IRS Fees: Is An Increase Always A Bad Thing?


Just which IRS fees are we talking about? In this case, we’re talking about the IRS fees for Offers in Compromise and Installment Agreements. Some interesting facts about this:

  • The general fee for an Offer in Compromise will rise on January 1, 2014, from $150 to $186. The curious thing about this is that the amount finally decided upon is so much below the actual cost of the process to the agency, which they report to be $2,718. If you can't pay this fee, you can also request a waiver.
  • To enter into an Installment Agreement, the fee will rise from $105 (or $52 if you do direct debit or $43 if you’re low income) to $120. Again, interestingly, the actual cost reported by the agency to complete this process is $282 (or $122 for the direct debit option).
  • To restructure an Installment Agreement that’s in default will go from $45 to $50, while the agency reports the actual cost to them is $85.


How are these decisions being made? Clearly, there’s an intervening factor. What is it? The first clue is an acronym: OMB, which stands for a U.S. agency, the Office of Management and Budget, found under the White House Administration. This is where the decisions take place. But how do they move forward?


The OMB has stated that if an agency such as the IRS wants to charge fees for services, the agency has to give a report to the OMB of its own expenses for providing those services to the public. Apparently, the IRS complied with this requirement, resulting in the IRS fees outlined above. In general, it is recommended by the OMB that the fee charged should cover the expenses incurred, but the OMB also has the power to “Grant an Exception” which here seems to mean that: the IRS can charge that much less than it costs to provide the services, because the OMB will step in and direct the (taxpayer’s) money to subsidize, so to speak, the operation.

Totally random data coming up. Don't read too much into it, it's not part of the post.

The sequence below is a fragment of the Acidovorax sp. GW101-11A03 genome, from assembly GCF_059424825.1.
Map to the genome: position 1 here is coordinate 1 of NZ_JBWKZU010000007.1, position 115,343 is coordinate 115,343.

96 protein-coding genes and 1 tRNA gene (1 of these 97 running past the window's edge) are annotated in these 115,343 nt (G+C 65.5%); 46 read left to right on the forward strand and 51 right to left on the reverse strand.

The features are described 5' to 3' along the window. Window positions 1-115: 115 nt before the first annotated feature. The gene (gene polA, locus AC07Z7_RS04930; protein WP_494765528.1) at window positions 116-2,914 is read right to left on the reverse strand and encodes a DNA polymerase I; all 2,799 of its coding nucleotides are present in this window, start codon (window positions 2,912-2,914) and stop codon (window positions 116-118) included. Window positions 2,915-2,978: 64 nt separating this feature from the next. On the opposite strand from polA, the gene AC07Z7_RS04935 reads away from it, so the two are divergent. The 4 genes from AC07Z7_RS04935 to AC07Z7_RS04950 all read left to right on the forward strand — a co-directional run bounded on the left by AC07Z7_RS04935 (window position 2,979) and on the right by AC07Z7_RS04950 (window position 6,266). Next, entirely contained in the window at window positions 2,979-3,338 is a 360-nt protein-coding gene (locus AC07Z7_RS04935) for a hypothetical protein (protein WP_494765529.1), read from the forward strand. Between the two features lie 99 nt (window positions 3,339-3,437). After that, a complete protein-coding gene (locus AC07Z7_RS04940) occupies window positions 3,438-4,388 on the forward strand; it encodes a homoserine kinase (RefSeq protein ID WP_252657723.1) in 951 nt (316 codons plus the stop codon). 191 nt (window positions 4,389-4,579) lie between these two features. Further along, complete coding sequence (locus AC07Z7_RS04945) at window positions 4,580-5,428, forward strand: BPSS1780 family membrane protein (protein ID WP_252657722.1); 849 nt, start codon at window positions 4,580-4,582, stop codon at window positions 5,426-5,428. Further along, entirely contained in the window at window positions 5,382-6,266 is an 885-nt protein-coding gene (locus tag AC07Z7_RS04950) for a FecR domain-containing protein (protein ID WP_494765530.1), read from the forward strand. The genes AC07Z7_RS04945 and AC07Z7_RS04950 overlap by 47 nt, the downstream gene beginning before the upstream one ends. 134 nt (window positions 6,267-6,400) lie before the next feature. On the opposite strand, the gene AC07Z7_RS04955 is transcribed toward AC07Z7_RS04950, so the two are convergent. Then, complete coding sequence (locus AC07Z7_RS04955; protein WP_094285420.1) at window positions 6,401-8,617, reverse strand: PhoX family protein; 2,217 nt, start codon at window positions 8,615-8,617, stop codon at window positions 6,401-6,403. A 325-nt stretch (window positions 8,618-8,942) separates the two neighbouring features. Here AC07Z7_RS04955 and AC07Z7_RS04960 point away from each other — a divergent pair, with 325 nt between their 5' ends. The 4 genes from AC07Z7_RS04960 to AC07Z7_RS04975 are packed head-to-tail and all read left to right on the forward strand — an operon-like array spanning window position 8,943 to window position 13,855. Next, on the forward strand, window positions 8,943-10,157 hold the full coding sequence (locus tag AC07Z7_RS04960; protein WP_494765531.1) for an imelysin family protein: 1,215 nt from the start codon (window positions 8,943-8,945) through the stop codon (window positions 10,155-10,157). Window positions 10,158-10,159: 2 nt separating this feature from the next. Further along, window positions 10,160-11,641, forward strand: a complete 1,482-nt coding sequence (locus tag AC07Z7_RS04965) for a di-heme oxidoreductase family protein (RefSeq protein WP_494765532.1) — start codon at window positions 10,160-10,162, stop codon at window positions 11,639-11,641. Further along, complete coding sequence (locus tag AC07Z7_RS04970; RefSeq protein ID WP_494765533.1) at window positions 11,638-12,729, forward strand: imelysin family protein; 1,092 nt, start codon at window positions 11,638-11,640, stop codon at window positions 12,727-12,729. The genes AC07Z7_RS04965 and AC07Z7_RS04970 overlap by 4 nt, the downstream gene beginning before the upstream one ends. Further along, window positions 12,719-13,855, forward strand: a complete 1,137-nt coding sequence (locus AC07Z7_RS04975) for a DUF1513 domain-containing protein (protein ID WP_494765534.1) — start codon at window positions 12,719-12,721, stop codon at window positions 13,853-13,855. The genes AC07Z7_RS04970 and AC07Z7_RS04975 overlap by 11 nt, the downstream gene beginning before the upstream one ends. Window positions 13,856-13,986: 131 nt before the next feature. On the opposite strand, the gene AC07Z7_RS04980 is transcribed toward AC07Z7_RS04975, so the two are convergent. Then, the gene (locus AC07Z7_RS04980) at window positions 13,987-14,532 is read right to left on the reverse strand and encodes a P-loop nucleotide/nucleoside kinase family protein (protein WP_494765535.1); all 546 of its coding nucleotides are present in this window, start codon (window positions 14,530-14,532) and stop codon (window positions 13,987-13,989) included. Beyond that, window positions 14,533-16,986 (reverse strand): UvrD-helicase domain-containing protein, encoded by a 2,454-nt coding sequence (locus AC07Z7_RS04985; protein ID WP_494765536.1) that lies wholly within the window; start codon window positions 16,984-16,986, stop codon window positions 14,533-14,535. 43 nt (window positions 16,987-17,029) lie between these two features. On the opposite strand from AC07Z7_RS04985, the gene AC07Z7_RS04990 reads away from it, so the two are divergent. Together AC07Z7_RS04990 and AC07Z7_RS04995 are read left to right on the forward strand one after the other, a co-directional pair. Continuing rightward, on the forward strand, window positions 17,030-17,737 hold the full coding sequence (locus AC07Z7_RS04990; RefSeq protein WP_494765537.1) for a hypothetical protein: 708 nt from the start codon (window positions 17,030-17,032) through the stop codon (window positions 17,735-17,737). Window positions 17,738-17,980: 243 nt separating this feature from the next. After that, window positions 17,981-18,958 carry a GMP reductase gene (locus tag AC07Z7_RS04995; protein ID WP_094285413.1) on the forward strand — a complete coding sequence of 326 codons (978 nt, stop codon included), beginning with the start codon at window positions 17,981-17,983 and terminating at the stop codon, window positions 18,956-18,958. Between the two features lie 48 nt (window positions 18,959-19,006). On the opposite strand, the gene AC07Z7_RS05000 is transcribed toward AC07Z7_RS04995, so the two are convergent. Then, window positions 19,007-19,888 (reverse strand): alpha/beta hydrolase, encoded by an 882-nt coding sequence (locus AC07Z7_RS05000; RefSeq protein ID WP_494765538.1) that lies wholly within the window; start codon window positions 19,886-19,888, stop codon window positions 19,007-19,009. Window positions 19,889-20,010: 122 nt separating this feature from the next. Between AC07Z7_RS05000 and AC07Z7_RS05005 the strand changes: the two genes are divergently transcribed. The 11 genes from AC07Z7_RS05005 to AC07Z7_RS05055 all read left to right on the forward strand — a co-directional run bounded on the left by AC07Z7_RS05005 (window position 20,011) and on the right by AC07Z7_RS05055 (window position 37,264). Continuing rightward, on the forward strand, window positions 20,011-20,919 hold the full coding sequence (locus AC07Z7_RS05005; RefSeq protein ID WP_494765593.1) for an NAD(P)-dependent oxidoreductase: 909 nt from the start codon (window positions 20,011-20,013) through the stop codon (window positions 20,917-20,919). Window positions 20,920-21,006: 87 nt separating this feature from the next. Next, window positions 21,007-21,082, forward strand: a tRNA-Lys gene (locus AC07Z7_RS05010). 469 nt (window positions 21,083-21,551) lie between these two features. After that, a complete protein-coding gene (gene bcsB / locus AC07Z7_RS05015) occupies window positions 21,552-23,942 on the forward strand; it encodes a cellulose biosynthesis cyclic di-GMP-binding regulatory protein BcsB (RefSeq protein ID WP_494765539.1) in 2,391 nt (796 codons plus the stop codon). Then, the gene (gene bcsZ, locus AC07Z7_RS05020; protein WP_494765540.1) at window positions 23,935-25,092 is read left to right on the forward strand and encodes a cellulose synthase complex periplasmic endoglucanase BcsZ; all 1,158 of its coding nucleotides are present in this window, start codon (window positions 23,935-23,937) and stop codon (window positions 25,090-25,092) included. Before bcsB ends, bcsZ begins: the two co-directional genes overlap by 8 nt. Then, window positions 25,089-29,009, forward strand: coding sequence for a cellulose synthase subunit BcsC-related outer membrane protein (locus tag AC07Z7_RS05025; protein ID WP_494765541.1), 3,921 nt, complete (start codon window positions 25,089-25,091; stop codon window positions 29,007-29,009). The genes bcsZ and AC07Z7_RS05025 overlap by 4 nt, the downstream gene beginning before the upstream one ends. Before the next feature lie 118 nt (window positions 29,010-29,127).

It might seem that, by the IRS charging a fee that seems like a money-losing proposition to the agency itself, the OMB contends that the public interest is served by its providing the background funding. The IRS, with the agreement and cooperation of the OMB, is striking a balance between recovering the agency’s costs and serving the public interest, which is, in this case, an opportunity to come into compliance with tax law under a fair fee schedule.


Those who proclaim and protest the unfairness of the raising of IRS fees in any manner might find interest in this, as might those who find it ironic that taxpayer money is used so generously to keep IRS fees low when compared to the actual costs of collecting taxes. The fee has to be something, so it needs to be increased, because, well everything increases; even though the increase in IRS fees doesn't even come close to offsetting the cost of processing an Offer in Compromise or Installment Agreement. And if a taxpayer can show that they make up to 250% of the poverty line, they can request this increased fee to be waived as well. Or request a hardship status that will stop all collection action, perhaps so long that the statute of limitations on collecting the tax debt will run out. 


If you have a tax issue you need assistance with, contact us to schedule a free, confidential, consultation.